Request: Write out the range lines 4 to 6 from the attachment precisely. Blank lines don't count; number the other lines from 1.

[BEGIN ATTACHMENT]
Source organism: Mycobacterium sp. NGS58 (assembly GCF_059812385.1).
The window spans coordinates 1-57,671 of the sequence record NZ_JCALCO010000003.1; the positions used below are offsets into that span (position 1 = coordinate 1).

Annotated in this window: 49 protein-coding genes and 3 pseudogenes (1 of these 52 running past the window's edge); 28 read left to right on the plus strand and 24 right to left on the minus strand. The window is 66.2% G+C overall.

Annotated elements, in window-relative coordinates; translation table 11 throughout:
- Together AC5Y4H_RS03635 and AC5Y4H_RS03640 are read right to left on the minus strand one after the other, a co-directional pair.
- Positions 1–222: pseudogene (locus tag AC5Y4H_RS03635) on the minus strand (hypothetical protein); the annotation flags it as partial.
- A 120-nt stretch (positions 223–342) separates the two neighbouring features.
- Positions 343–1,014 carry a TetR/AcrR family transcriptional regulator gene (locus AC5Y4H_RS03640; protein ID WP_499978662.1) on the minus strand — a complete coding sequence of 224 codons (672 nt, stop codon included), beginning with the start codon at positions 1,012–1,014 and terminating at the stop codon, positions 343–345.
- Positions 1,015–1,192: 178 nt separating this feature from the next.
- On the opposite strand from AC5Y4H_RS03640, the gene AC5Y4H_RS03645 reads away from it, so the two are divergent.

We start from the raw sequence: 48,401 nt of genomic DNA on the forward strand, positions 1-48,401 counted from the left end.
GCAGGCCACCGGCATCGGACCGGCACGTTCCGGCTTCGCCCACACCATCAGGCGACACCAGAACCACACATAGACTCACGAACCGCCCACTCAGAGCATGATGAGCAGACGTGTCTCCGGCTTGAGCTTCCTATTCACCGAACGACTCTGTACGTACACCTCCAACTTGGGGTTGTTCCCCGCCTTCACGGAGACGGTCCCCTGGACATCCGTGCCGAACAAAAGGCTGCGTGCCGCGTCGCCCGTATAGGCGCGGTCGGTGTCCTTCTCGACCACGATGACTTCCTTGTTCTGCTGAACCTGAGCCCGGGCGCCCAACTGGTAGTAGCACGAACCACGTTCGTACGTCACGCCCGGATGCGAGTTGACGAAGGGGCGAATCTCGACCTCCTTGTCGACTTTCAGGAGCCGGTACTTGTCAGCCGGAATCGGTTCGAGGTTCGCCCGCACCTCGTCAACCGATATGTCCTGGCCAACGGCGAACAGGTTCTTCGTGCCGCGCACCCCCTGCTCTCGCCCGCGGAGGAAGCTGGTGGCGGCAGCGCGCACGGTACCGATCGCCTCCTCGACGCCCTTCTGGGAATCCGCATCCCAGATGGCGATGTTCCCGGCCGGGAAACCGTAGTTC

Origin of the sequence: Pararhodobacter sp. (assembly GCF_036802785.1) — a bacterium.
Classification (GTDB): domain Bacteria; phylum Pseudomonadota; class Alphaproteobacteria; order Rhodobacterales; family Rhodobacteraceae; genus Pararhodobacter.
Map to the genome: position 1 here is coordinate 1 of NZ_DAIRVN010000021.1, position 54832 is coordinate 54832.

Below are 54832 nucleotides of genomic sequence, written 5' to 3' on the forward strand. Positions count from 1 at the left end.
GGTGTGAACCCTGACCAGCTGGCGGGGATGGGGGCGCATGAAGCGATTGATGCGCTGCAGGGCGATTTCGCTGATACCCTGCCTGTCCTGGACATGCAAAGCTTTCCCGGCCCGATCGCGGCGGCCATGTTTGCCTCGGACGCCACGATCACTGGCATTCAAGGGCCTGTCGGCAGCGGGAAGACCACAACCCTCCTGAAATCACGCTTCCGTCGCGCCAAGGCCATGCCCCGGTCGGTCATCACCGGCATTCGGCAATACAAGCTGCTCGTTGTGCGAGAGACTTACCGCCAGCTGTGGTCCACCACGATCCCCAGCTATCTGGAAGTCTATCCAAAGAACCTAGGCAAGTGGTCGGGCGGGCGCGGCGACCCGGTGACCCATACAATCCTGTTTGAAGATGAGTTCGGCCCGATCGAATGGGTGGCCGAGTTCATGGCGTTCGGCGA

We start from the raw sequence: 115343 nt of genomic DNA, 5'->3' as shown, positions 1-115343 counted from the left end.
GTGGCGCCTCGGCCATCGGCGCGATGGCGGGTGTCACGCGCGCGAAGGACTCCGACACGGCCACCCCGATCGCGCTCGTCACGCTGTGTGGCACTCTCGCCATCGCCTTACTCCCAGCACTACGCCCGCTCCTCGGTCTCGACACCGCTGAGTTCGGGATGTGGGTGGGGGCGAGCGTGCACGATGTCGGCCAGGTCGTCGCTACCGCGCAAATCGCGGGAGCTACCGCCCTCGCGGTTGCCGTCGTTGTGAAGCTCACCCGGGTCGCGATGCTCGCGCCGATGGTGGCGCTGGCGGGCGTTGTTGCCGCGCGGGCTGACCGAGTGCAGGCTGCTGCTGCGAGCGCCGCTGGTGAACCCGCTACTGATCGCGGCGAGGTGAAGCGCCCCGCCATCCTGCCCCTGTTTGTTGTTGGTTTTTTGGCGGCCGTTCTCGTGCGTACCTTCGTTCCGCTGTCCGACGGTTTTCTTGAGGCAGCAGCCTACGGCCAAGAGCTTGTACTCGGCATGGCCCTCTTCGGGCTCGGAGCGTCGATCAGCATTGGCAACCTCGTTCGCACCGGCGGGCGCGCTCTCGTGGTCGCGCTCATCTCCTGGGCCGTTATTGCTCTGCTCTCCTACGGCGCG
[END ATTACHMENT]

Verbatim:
Annotated elements, in window-relative coordinates; translation table 11 throughout:
- Together AC5Y4H_RS03635 and AC5Y4H_RS03640 are read right to left on the minus strand one after the other, a co-directional pair.
- Positions 1–222: pseudogene (locus tag AC5Y4H_RS03635) on the minus strand (hypothetical protein); the annotation flags it as partial.